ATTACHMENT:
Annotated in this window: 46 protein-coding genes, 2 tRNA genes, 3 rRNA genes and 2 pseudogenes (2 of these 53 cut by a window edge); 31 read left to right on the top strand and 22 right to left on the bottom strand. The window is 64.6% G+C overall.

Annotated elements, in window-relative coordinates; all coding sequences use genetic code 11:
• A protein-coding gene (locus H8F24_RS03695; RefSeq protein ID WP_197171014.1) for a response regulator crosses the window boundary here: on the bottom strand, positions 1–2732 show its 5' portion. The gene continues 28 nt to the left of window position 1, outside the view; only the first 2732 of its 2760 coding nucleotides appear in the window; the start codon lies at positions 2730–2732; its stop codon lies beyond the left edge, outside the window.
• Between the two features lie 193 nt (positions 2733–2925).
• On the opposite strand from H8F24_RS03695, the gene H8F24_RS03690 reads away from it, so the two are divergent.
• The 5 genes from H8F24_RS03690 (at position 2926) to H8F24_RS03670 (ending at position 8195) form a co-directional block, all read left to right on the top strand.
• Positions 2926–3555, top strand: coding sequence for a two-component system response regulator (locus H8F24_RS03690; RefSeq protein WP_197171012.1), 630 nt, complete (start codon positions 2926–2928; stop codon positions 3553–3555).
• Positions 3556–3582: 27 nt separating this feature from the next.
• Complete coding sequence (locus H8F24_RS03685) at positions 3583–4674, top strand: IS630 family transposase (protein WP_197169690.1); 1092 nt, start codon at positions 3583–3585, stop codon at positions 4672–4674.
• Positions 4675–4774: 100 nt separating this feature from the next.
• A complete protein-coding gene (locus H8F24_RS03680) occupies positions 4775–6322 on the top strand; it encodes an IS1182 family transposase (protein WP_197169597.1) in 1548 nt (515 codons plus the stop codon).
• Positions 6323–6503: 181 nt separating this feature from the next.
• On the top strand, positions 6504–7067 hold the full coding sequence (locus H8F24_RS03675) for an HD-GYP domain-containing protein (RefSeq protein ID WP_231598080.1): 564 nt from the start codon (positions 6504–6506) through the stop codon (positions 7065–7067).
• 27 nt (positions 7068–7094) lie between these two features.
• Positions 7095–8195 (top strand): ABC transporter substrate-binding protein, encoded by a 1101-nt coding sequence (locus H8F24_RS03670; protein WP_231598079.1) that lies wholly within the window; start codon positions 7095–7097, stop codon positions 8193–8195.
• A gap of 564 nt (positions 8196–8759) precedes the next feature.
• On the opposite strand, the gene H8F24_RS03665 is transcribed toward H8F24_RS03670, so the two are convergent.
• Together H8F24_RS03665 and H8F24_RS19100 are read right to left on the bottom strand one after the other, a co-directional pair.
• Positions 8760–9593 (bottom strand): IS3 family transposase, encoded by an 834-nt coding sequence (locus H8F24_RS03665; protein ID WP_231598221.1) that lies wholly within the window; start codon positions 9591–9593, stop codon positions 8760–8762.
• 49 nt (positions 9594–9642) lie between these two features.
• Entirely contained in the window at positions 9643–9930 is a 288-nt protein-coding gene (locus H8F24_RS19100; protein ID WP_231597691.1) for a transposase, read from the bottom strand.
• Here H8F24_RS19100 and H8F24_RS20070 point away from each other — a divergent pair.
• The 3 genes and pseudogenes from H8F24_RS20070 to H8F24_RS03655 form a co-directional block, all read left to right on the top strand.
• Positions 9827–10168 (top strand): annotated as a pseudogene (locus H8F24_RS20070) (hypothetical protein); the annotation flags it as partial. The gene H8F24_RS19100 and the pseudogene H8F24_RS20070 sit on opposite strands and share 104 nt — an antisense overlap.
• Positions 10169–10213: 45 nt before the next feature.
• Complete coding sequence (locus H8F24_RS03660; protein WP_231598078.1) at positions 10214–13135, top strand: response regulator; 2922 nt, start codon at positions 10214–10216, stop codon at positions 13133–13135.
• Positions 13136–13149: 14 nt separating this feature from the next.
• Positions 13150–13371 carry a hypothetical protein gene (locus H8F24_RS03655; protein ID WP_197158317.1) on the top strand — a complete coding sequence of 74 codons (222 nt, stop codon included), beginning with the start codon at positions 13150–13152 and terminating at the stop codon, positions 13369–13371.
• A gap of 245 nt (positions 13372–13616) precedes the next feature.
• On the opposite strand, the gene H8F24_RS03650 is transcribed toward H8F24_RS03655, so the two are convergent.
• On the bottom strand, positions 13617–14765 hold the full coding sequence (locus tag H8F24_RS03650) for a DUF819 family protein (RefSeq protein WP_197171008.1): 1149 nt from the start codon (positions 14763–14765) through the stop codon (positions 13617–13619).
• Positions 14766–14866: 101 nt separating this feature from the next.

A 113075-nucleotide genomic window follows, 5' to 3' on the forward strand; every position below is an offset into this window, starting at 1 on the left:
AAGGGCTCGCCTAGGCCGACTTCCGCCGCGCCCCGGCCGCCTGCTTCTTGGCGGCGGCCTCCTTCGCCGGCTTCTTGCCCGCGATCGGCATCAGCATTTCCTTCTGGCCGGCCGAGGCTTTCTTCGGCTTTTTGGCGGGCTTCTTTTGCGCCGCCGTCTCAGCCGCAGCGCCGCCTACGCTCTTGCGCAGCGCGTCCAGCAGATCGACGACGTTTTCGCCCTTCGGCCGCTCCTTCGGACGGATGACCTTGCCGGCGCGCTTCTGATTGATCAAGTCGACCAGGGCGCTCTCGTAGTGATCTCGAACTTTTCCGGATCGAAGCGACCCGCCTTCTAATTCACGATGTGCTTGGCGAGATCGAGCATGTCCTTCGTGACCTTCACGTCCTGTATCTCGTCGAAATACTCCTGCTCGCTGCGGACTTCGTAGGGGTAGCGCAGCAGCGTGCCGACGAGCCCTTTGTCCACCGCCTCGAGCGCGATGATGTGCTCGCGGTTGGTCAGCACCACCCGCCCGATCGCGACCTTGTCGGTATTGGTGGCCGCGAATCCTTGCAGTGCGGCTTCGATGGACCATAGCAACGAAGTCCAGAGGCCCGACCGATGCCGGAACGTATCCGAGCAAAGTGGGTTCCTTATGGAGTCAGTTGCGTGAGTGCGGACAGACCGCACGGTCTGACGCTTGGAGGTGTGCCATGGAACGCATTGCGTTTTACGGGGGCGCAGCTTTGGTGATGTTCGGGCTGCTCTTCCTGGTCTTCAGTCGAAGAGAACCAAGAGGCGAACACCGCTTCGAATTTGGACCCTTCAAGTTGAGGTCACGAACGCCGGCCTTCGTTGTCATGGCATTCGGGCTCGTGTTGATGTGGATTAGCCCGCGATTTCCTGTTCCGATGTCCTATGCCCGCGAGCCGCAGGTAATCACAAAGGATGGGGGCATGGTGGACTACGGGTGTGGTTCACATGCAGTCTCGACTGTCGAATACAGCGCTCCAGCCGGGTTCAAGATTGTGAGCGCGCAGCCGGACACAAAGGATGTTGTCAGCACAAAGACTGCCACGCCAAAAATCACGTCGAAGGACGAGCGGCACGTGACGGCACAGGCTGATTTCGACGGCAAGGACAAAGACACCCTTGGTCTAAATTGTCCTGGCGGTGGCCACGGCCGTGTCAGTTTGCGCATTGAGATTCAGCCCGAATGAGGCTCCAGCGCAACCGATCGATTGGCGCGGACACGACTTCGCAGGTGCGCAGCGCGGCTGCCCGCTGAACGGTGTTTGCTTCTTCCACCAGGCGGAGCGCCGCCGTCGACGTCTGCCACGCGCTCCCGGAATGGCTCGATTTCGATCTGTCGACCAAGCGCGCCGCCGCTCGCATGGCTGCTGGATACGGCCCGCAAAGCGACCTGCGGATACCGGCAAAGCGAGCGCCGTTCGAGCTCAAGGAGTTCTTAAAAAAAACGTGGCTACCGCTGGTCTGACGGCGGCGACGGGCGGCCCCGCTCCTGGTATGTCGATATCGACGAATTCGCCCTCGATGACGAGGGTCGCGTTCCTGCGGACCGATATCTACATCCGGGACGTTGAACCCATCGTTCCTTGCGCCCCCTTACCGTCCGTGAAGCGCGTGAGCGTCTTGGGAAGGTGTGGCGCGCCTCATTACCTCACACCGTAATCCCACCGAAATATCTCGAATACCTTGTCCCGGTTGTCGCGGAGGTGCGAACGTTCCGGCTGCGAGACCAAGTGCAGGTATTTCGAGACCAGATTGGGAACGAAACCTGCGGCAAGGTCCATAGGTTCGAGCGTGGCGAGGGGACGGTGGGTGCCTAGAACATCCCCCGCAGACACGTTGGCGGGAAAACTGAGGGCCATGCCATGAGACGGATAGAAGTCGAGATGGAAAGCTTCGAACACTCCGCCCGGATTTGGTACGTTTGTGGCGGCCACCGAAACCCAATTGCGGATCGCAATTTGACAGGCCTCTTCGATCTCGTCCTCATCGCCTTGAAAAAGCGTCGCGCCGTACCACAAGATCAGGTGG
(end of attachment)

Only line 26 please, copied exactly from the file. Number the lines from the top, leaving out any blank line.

• Complete coding sequence (locus H8F24_RS03660; protein WP_231598078.1) at positions 10214–13135, top strand: response regulator; 2922 nt, start codon at positions 10214–10216, stop codon at positions 13133–13135.